Subversive Writing

I may have mentioned this before, but I don’t have the time to go back and look through old posts. I might be giving unnecessary background information. If so, I apologize.

When I started working on the new novel, Sunshine Alley, the first problem I needed to solve was something that had plagued Broken Magic. I don’t do all of my writing on one computer. Sometimes I work on my desktop and sometimes I use the laptop. This isn’t just an “Am I at home or on the road?” thing. I use the laptop at home sometimes when I want to sit with Erin instead of hiding in my office. Also, there are days when things are dead at work and I want to make an edit that’s been on my mind. That’s three computers I need to use to work on one document. The problem is how to make sure I’ve always got the most recent version with me, and how to ensure that the version I think is the most recent actually is.

Recently, Brent got me up to speed on a great version control application called Subversion. For those of you who aren’t programmers, version control programs allow you to keep your source code in a central repository from which items can be checked out of and worked on, then checked back in. It serves two purposes: first, it keeps the most updated code in one place, so you know where the current stuff is. Second, it saves a version of the source at every change, so if you need to go back to an earlier version, you can do so easily.

So I thought, if this works for source code, why not try it with fiction? They’re both just text documents. Just like in coding, occasionally you make a change that you regret, and it would be nice to be able to recover an old version of your document without having to rewrite it by hand and figure out exactly what had been there before and what was new. And this central source thing is something I was basically maintaining by hand with Broken Magic, only I used a Cruzer flash drive that I carried from computer to computer.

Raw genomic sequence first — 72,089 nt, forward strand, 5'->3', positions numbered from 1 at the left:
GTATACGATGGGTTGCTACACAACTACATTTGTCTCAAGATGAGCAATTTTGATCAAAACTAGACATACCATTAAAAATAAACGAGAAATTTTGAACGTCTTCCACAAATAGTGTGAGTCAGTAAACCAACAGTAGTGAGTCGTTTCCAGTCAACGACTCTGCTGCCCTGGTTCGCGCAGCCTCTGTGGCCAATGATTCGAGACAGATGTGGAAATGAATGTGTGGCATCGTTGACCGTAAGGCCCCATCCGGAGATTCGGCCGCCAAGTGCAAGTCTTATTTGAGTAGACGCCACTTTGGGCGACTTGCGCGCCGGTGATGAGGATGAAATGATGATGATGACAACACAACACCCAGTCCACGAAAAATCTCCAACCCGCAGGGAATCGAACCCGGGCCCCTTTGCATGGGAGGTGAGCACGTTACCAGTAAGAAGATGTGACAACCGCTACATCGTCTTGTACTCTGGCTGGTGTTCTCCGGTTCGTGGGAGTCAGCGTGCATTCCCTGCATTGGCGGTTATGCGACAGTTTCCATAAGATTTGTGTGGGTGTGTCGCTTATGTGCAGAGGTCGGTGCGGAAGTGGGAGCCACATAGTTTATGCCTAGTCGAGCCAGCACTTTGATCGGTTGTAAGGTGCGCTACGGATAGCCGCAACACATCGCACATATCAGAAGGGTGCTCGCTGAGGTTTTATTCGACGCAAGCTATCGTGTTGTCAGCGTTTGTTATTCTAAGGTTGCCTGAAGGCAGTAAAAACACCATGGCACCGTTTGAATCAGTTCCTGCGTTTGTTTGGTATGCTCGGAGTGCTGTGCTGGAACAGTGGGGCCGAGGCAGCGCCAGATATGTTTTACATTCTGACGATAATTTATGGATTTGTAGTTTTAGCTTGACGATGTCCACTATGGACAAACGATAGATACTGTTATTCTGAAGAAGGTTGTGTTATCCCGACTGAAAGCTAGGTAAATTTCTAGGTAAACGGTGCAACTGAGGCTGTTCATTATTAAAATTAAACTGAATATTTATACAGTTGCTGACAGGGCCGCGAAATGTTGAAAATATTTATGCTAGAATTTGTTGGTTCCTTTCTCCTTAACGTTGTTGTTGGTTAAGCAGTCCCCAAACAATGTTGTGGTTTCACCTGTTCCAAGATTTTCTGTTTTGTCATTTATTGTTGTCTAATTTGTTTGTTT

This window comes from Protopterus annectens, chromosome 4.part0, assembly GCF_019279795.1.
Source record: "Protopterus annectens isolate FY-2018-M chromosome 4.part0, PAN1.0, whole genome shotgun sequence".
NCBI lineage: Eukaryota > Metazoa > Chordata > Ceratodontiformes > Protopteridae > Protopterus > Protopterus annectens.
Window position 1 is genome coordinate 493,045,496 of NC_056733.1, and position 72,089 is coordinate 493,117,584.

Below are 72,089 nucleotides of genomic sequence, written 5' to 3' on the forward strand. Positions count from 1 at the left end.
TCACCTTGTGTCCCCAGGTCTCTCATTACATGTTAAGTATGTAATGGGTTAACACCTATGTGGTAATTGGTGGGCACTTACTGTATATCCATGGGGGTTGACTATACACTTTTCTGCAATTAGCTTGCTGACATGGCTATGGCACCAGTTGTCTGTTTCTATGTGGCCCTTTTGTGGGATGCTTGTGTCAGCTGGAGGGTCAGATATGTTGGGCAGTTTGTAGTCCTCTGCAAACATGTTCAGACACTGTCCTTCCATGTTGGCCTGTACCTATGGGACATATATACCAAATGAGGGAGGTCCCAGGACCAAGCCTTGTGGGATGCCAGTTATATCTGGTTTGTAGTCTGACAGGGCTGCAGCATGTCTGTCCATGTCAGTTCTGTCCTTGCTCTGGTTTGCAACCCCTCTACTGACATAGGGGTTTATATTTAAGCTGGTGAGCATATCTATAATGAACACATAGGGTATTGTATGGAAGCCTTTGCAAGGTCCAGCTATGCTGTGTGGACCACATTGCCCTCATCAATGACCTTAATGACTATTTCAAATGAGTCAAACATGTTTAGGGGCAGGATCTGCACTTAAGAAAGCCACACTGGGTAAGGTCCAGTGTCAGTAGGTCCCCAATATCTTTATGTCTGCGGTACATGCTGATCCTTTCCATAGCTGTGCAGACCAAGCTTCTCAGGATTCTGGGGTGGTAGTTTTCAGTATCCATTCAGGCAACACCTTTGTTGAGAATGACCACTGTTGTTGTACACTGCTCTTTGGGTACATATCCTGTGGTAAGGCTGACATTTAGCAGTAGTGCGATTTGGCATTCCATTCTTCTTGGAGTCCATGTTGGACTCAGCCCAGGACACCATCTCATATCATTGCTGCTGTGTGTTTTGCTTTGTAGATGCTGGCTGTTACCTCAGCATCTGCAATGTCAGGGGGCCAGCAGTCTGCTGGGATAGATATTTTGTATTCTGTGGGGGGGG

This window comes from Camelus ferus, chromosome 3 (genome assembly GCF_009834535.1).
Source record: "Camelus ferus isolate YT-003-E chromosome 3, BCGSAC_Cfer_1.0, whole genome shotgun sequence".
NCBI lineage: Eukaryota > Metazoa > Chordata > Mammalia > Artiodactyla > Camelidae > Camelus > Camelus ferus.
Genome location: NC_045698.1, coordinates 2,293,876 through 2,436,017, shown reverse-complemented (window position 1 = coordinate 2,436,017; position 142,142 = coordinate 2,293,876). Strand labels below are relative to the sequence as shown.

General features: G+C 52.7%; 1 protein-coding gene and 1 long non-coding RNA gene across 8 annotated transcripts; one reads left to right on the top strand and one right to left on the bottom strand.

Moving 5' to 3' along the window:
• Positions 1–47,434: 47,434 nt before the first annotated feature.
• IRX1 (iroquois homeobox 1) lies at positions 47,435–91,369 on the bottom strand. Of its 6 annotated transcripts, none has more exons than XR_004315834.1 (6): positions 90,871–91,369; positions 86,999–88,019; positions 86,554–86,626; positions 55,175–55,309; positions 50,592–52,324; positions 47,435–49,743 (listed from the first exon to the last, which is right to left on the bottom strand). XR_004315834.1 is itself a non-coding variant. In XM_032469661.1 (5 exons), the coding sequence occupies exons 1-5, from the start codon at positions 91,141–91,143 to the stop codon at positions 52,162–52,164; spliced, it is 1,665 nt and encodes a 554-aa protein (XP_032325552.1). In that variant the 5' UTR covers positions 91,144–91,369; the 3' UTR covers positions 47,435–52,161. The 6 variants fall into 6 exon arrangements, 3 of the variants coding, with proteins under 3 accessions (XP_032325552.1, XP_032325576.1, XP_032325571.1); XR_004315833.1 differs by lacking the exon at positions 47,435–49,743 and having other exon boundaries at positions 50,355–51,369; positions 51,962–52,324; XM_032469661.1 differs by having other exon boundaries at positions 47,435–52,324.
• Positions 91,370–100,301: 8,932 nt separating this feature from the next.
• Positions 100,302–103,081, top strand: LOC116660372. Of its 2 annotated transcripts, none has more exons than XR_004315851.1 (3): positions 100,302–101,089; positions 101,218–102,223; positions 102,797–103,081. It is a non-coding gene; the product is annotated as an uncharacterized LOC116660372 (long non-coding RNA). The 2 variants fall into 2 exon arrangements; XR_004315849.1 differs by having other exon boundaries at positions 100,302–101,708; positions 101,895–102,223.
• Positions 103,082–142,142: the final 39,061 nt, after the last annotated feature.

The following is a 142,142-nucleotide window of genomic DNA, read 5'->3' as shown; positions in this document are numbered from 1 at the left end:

I’ve been doing this for a couple of months now, and the success I’m having with it is making me feel pretty good. Using Subversion, I’ve been able to keep not only the actual novel document, but all of the notes and character outlines that go with it in one place. No matter where I’m working, as long as I have a computer with Subversion I can get both the novel and my notes in a couple of seconds, do what I need to do, and send the changes back to the server. If I decide that I’ve hit a dead end because the whole chapter I’m writing is garbage, I can delete it completely, giving me a clean slate without worry; I can always get that chapter back if I need to.

I’m sure there are fancier document management utilities out there that do the same thing, but with fancy web front ends and crazy features, but the fact is all I really need is the ability to check out documents and commit changes. That’s it. Subversion gives me simply and easily.

Using Subversion has cleared up one of my biggest headaches when writing. I can write whenever and wherever I want, knowing I’ve got the most current version of my work. Syncing the changes with my other machines is as simple as committing from one machine and checking out from another. I don’t have to think about whether I’m working on the right copy, and I don’t have to keep arcanely named backup copies spread across my hard drive that I’ll just lose track of and be afraid to delete when I find them later.

If you’re working on something that you edit on different computers, try using a source control tool like Subversion. It’s cheaper than the Advil you’ll need when you try to hand-combine two versions of the same document that both have important stuff in them.

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